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Home > News > Carnegie Mellon Study Sets Benchmark Properties

March 30th, 2006

Carnegie Mellon Study Sets Benchmark Properties

Abstract:
Their study of regioregular polythiophenes (RRPs) establishes benchmark properties for these materials that suggest how to optimize their use for a new generation of diverse materials, including solar panels, transistors in radio frequency identification tags, and light-weight, flexible, organic light-emitting displays.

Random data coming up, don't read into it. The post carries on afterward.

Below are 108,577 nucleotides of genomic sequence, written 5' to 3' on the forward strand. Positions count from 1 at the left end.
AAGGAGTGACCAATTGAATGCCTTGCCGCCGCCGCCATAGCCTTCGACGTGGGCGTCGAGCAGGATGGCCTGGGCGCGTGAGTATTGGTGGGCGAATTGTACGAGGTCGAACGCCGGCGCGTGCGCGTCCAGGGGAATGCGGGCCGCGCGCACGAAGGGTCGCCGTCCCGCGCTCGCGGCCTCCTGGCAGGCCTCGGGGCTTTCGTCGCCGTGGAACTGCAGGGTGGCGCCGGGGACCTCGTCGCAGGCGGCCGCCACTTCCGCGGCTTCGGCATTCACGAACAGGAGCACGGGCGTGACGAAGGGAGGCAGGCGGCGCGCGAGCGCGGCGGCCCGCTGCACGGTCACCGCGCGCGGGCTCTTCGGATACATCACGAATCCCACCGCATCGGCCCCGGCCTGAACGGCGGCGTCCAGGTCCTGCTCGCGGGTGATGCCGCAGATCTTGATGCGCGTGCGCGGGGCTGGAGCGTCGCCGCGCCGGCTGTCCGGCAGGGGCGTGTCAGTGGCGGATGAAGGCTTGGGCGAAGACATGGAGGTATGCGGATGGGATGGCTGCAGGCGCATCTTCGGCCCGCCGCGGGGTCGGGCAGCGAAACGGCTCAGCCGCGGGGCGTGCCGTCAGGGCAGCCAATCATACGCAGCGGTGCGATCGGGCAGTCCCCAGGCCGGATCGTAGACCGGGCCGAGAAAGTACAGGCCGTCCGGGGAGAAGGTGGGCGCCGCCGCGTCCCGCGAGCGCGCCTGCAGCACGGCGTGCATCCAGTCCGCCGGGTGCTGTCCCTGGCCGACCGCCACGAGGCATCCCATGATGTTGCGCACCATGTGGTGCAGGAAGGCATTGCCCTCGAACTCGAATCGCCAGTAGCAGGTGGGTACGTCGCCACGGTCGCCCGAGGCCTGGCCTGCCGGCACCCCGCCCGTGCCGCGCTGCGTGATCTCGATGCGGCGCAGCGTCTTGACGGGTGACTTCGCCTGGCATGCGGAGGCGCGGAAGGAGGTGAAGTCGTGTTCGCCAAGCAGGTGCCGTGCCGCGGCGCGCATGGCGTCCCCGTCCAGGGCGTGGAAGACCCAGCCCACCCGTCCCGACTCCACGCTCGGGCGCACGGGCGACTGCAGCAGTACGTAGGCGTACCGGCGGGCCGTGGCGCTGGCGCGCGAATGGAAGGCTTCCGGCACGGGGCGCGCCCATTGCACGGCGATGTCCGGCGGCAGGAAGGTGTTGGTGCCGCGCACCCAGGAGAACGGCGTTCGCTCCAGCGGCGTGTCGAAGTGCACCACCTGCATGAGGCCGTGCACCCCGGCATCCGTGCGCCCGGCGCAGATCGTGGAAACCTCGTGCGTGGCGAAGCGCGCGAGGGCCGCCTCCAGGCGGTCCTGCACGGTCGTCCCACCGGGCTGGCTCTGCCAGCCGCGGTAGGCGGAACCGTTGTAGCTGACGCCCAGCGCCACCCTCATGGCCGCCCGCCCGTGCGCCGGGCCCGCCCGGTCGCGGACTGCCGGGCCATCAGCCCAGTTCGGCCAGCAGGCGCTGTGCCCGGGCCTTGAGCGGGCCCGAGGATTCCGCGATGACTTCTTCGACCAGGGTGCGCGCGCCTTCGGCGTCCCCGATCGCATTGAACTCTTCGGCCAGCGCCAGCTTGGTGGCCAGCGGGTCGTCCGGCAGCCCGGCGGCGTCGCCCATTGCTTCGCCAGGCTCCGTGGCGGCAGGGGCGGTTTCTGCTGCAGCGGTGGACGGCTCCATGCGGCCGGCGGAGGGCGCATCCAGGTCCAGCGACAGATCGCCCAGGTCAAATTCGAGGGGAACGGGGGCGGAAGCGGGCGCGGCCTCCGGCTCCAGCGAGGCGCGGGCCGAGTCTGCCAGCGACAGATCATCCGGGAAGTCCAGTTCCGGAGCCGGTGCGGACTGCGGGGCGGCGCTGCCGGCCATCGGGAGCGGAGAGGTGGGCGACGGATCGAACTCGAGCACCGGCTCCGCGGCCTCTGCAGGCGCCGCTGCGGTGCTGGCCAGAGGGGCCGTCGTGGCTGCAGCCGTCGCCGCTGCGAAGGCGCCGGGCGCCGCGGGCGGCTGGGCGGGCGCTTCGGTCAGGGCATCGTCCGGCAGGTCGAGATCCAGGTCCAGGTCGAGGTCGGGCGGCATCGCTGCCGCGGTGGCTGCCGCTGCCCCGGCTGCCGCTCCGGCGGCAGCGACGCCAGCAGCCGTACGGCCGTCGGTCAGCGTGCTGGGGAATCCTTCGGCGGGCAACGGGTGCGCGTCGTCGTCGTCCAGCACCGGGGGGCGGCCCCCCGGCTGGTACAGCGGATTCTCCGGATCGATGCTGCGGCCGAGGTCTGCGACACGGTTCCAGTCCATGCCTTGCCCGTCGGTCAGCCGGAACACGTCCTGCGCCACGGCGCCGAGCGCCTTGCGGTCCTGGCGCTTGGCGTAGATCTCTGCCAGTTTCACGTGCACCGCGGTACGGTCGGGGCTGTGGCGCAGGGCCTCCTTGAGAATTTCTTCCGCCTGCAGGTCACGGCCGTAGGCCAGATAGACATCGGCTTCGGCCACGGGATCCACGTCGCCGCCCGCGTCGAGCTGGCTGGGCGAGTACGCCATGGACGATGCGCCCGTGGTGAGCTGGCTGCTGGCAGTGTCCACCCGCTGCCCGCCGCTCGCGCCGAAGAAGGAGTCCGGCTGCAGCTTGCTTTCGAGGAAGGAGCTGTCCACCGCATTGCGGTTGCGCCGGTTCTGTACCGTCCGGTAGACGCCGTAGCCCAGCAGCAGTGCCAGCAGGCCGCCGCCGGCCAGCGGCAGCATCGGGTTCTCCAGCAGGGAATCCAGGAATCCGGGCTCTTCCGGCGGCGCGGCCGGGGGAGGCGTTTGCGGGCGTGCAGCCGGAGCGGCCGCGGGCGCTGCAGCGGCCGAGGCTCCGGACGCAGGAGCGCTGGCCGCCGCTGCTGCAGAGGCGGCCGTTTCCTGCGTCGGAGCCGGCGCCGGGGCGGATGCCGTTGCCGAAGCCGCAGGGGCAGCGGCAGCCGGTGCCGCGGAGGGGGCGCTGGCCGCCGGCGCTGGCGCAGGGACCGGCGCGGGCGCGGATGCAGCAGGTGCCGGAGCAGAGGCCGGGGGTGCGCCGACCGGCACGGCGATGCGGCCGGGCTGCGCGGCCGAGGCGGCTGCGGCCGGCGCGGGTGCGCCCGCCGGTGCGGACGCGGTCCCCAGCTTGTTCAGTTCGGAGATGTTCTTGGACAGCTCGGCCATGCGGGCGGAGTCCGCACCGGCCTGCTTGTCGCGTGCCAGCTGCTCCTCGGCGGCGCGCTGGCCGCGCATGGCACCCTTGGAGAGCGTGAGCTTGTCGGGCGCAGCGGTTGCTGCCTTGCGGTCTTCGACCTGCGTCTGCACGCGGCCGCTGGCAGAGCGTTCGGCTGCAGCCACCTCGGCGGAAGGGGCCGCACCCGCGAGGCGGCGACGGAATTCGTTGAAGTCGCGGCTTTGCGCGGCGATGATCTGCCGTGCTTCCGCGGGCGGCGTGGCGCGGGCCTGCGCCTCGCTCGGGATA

"Our tests showed that highly uniform RRPs self-assemble into well-defined elongated aggregates called nanofibrils, which stack one against the other," Kowalewski said. "About 5,000 of these nanofibrils would fit side by side in the width of a human hair. The presence of these well-defined structures allowed us for the first time to make a connection between the size of polymer molecules, the type of structure they form and the ease with which current can move through nanofibril aggregates."

Source:
ccnmag.com

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